An observational study of fixed-dose Tanacetum parthenium nutraceutical preparation for prophylaxis of pediatric headache

Filomena Moscano, Michela Guiducci, Lucia Maltoni, Pasquale Striano, Maria Giuseppina Ledda, Francesco Zoroddu, Umberto Raucci, Maria Pia Villa, Pasquale Parisi

Research output: Contribution to journalArticle

Abstract

BACKGROUND: Migraine is one of the most prevalent chronic pain manifestations of childhood. Despite the multitude of available treatments, parents are often concerned about chronic therapies and pediatricians have insufficient confidence in prescribing prophylactic drugs. Therefore, there is now growing interest for natural supplements used to control recurrent migraine headaches. Such approach may increase acceptance and adherence to long-term prophylaxis therapy in children.

METHODS: This is an observational multicenter study performed in children (n = 91) with migraine, with (MO) or without aura (MA), or tension-type headache (TTH). A fixed-dose Andrographis paniculata, CoQ10, riboflavin, and magnesium, was administered for 16 weeks. Patients were evaluated at baseline (T0), at week 8 (T1) and at the end of treatment at week 16 (T2). A follow-up period occurred at week 20 (T3) and week 32 (T4).

RESULTS: The herbal supplement significantly reduced the frequency of headaches in TTH patients during treatment period (T0: 11.97 + 1.92 vs T2: 5.13 + 1.93; p < 0.001) and the efficacy was maintained after 16 weeks of treatment withdrawal (T4: 4.46 + 1.75; p < 0.001 vs T0). The frequency of migraine attacks was also reduced in the MO group during treatment (T0: 9.70 + 0.96 vs T2: 4.03 + 0.75; p < 0.01) and after withdrawal (T4: 2.96 + 0.65; p < 0.01 vs T0). Conversely, MA patients showed reduction in migraine's frequency during treatment (T0: 8.74 + 1.91 vs T2: 3.78 + 2.02; p < 0.01) but not at the end of the study (T4: 5.57 + 3.31; p > 0.05 vs T0). TTH patients did not report significant improvement of pain intensity. A significant effect was observed in the MO group during treatment (T0: 3.06 + 0.11 vs T2: 2.14 + 0.19; p < 0.001) and after treatment withdrawal (T4: 2.20 + 0.21; p < 0.001 vs T0). Likewise, MA group showed a significant treatment effect (T0: 2.57 + 0.20 vs T2: 0.86 + 0.45; p < 0.001) and the efficacy persisted at the end of the study (T4: 1.00 + 0.58; p < 0.001 vs T0).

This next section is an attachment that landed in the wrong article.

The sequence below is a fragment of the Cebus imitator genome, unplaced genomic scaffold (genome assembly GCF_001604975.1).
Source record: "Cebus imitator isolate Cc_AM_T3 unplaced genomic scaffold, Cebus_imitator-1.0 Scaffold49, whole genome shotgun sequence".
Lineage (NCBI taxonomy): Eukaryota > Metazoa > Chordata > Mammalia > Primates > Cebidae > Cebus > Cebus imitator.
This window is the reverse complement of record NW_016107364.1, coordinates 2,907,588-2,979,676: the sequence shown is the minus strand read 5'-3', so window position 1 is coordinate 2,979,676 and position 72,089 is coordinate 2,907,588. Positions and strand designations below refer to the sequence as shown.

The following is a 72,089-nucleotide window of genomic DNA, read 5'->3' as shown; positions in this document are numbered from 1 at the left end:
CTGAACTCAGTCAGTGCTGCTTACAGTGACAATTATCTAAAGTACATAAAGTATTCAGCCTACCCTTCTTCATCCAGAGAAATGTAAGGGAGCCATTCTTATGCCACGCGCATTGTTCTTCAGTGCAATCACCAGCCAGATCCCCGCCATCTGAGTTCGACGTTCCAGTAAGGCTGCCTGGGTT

CONCLUSION: This fixed-dose Tanacetum parthenium preparation improved headache frequency and pain intensity in children affected by TTH. Despite the main limits, this study supports the use of nutraceutical in pediatric headache/migraine.

Original languageEnglish
Pages (from-to)36
JournalItalian Journal of Pediatrics
Volume45
Issue number1
DOIs
Publication statusPublished - Mar 12 2019

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